Logo of Phnom Penh Post newspaper Phnom Penh Post - Spirits point the way for Angkor Wat - Part II

Spirits point the way for Angkor Wat - Part II

Spirits point the way for Angkor Wat - Part II

Sarin : The builder

The new temple being built in Kandal definitely has

the look of Angkor, but closer inspection reveals the

building owes more to present day Cambodia than the

glories of the past.

The outline from a distance is classical but inside

there is as much to tell archeologists about modern day

life 1000 years from now, just as Angkor Wat - that is,

that crumbling one in Siem Reap - reveals a life 1000 or

more years ago.

Prasat Nokor Vimean Sour, according to its builder,

will be the last temple to be constructed in the 20th

century in Cambodia.

At 1,500 square meters it will certainly be one of the

biggest modern temples.

Construction started in November 1996 and it is hoped

to be completed within the next few months.

Built from concrete, the bas reliefs and carvings

adorning the building show the construction methods the

workers use, much the same as the those reliefs at Angkor

show the methods of those times.

Concrete mixers and construction workers vie for space

with scenes from Buddhist history.

One bas relief is a scene of a worker handing up a

hammer to a colleague who is constructing a wooden frame

for pouring concrete into.

No detail is left out. Iron reinforcing rods with

their metal ties, cement being mixed with rocks, and even

the dress of the workers is complete - though some

examples may include some artistic license.

One of the workers is a slim woman wearing tight jeans

and a skimpy top, and she is adorned with bracelets on

both wrists.

Sovan Khunthea, chief of the temple's construction,

said that the aim of the scenes was to show future

generations how the temple was built and the lifestyle of

the workers.

She said the philosophy behind the construction of the

temple was to preserve and rekindle the Khmer culture and

civilization which had built magnificent temples from the

7th to the 14th century.

"We want to keep the Khmer culture and the

national customs," she said. "We want to

bequeath our achievement to the new generation so they

realize that the Khmer in the 20th century made some

achievements."

The temple's owner and the driving force behind the

project, Ros Sarin, said the temple was a continuation of

the work of Cambodia's forefathers.

"I want to promote Khmer culture and

civilization. Because I am a Buddhist I like the my

culture and civilization," he said.

It is an attitude that Sarin feels is lacking in

Cambodia, particularly among the leaders.

 

EVEN BETTER THAN THE REAL THING

"I am here as if I'm in Angkor Wat..."

"None of the big men in the government have come

to see or help. Cambodian politicians do not love the

Khmer culture and civilization."

 

He said the money to build the temple has come mainly

from lay devotees in Phnom Penh though there have been

contributions from overseas and other provinces.

While the construction methods and materials are all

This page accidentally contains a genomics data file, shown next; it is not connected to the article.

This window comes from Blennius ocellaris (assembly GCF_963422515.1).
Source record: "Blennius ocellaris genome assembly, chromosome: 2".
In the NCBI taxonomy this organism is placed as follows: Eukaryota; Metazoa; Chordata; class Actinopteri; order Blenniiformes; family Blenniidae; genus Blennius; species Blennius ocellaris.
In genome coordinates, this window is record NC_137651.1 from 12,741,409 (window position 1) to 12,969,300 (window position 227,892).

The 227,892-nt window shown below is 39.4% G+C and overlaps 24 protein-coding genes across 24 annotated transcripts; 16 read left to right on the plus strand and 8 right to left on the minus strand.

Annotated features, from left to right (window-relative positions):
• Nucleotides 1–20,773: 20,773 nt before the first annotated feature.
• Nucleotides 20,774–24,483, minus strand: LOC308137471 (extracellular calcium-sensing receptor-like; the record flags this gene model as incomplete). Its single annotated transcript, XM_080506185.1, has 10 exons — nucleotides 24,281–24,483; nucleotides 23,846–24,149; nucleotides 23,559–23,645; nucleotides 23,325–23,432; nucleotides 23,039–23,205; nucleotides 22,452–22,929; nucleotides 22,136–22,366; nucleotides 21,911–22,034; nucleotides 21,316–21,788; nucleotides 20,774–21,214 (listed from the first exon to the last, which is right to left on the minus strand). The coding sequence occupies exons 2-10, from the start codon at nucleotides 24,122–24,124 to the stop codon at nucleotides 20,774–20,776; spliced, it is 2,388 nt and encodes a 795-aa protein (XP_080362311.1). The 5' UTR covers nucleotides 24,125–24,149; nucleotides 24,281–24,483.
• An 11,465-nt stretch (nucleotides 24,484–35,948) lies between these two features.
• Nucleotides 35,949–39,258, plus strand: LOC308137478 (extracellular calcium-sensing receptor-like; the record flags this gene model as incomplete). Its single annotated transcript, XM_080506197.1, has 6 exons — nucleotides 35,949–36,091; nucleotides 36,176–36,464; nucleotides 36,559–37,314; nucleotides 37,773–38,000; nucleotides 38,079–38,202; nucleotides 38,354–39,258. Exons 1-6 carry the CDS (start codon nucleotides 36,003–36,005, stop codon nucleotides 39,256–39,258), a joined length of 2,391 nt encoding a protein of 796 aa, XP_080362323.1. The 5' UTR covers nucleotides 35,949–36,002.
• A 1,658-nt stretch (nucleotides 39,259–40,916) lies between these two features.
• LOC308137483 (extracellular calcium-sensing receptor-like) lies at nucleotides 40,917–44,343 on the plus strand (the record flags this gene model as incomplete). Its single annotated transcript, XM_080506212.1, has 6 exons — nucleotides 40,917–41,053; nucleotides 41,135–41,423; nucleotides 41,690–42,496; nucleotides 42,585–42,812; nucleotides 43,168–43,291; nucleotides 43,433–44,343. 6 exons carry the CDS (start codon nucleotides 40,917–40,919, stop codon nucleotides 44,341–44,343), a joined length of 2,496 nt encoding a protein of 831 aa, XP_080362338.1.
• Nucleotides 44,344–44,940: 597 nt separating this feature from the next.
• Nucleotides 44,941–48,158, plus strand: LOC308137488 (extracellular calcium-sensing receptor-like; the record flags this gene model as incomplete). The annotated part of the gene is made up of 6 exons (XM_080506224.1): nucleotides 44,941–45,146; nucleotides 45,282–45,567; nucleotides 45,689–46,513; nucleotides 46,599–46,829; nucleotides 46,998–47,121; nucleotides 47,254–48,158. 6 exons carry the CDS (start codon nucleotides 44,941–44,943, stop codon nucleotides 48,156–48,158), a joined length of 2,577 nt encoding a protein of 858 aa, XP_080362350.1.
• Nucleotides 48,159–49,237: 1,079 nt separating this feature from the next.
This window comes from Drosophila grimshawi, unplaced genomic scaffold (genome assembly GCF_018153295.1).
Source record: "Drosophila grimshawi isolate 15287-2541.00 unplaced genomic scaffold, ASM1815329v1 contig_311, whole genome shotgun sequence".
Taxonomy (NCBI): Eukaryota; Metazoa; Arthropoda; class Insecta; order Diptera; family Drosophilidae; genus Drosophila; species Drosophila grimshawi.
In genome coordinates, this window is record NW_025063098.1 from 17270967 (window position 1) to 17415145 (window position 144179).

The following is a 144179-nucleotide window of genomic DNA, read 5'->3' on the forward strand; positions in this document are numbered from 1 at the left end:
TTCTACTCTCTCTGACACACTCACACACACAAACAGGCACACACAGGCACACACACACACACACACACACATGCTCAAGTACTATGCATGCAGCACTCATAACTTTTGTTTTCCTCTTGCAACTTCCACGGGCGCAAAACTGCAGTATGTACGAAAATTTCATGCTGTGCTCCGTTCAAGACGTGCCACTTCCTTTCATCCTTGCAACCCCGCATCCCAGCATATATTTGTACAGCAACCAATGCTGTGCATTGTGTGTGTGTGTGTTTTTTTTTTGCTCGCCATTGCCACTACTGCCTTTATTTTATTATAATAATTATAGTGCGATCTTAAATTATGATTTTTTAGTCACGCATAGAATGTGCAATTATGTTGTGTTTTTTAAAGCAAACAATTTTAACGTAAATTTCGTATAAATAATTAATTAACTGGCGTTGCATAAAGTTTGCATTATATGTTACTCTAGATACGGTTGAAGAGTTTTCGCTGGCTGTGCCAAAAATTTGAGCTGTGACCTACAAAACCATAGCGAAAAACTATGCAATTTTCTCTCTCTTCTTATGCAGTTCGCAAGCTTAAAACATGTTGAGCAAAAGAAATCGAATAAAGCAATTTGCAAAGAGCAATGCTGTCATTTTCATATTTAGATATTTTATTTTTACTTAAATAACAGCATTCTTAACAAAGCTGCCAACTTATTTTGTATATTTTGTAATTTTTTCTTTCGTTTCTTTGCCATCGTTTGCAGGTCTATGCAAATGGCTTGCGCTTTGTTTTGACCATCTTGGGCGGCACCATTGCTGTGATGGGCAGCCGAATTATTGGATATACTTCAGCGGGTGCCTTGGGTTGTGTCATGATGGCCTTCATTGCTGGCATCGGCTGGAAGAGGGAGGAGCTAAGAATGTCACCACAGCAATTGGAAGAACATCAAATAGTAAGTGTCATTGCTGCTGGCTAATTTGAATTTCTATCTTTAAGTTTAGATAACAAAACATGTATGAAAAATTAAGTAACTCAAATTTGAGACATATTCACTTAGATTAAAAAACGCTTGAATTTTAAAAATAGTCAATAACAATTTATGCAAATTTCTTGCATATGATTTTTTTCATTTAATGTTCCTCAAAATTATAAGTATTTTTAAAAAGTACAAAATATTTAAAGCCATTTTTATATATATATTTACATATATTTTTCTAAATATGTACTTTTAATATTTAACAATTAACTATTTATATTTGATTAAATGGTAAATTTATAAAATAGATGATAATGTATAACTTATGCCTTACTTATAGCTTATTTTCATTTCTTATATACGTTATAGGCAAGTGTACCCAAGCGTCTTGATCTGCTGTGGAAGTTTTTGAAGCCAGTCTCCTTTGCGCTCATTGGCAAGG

20th century concrete, Sarin said the design methods and

architecture are a little less conventional.

He said there was no central plan. Instead the spirit

of an old man and an old woman from the forest come to

him when he closes his eyes, prays and they instruct him

on how to proceed.

"When I don't understand some part I pray for

knowledge from the spirits and they tell me how to do

it," he said.

He acknowledged that this may be hard for people to

accept given that not many people believe in spirits or

magic in the "computer age."

But the temple builders certainly believe and they say

that they have even received tangible help from the

spirits.

Sovan Khunthea said that before they started building

she and other Buddhists prayed for help and by evening

marks appeared on the ground showing where to build and

lay out the temple.

Sarin said that the choice of concrete as a building

material was not a matter of cost.

He said they could have used rock but cement is a

material of the times and his spirit advisors also told

him it would be extremely durable.

Sarin said that the temple is dedicated for worship of

Promanh (Brahmanism) as well as Buddhism because it is to

Buddhism's advantage.

He explained it by saying that the magic of the

Promanh protects and defends the temple thereby allowing

Buddhism to progress.

Meanwhile, though the temple is yet to be completed,

hundreds upon hundreds of visitors have already started

arriving and they have been impressed.

Khun Sina, 32, came from Kampong Chhnang to see it.

She said that it was closer than Angkor Wat and

friends had told her that the temple was just as good.

"Someone told me that this temple was more

beautiful than Angkor Wat because it is a new building

and new sculpture," she said.

 

NEW OLD BAS RELIEFS

Showing workers in jeans, using wheelbarrows and concrete

"I have never been there [Angkor] but now I am

here it is as if I am in Angkor Wat too."

 

And if Sarin's future plans come to fruition the

temple will match those in Siem Reap for grandeur.

He said that if he can get the land and enough money

he would like to build a much bigger temple and to use

the existing 1,500 square-meter one for the front gate.

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